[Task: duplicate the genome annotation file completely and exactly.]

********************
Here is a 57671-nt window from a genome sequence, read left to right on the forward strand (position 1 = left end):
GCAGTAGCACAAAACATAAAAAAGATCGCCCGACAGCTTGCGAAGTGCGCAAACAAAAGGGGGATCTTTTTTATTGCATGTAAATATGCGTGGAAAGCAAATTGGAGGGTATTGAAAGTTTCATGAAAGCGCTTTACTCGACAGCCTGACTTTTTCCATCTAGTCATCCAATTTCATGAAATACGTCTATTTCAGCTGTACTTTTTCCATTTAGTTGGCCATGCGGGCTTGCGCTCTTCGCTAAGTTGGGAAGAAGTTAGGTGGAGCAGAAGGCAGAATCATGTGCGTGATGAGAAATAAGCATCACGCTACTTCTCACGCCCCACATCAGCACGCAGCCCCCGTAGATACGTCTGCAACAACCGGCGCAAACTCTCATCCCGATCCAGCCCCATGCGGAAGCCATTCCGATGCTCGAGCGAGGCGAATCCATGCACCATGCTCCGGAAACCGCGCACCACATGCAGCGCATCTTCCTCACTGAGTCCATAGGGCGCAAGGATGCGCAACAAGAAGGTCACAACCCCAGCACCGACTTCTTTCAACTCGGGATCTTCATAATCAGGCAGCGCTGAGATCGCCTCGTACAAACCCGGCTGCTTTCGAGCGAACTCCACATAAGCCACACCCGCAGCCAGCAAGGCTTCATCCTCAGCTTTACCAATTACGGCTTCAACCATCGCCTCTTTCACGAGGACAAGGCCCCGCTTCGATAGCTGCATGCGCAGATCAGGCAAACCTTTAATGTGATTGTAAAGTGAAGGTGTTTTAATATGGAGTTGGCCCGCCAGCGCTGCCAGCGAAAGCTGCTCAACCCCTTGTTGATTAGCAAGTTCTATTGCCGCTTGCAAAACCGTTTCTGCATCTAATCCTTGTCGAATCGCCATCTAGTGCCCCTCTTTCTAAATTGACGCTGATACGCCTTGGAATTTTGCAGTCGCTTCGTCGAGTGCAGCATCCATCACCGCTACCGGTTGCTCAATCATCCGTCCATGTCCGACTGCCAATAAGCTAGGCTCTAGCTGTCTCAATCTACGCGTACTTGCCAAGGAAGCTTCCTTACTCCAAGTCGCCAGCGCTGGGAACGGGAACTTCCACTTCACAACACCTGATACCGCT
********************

Here is a 57671-nt window from a genome sequence, read left to right on the forward strand (position 1 = left end):
GCAGTAGCACAAAACATAAAAAAGATCGCCCGACAGCTTGCGAAGTGCGCAAACAAAAGGGGGATCTTTTTTATTGCATGTAAATATGCGTGGAAAGCAAATTGGAGGGTATTGAAAGTTTCATGAAAGCGCTTTACTCGACAGCCTGACTTTTTCCATCTAGTCATCCAATTTCATGAAATACGTCTATTTCAGCTGTACTTTTTCCATTTAGTTGGCCATGCGGGCTTGCGCTCTTCGCTAAGTTGGGAAGAAGTTAGGTGGAGCAGAAGGCAGAATCATGTGCGTGATGAGAAATAAGCATCACGCTACTTCTCACGCCCCACATCAGCACGCAGCCCCCGTAGATACGTCTGCAACAACCGGCGCAAACTCTCATCCCGATCCAGCCCCATGCGGAAGCCATTCCGATGCTCGAGCGAGGCGAATCCATGCACCATGCTCCGGAAACCGCGCACCACATGCAGCGCATCTTCCTCACTGAGTCCATAGGGCGCAAGGATGCGCAACAAGAAGGTCACAACCCCAGCACCGACTTCTTTCAACTCGGGATCTTCATAATCAGGCAGCGCTGAGATCGCCTCGTACAAACCCGGCTGCTTTCGAGCGAACTCCACATAAGCCACACCCGCAGCCAGCAAGGCTTCATCCTCAGCTTTACCAATTACGGCTTCAACCATCGCCTCTTTCACGAGGACAAGGCCCCGCTTCGATAGCTGCATGCGCAGATCAGGCAAACCTTTAATGTGATTGTAAAGTGAAGGTGTTTTAATATGGAGTTGGCCCGCCAGCGCTGCCAGCGAAAGCTGCTCAACCCCTTGTTGATTAGCAAGTTCTATTGCCGCTTGCAAAACCGTTTCTGCATCTAATCCTTGTCGAATCGCCATCTAGTGCCCCTCTTTCTAAATTGACGCTGATACGCCTTGGAATTTTGCAGTCGCTTCGTCGAGTGCAGCATCCATCACCGCTACCGGTTGCTCAATCATCCGTCCATGTCCGACTGCCAATAAGCTAGGCTCTAGCTGTCTCAATCTACGCGTACTTGCCAAGGAAGCTTCCTTACTCCAAGTCGCCAGCGCTGGGAACGGGAACTTCCACTTCACAACACCTGATACCGCT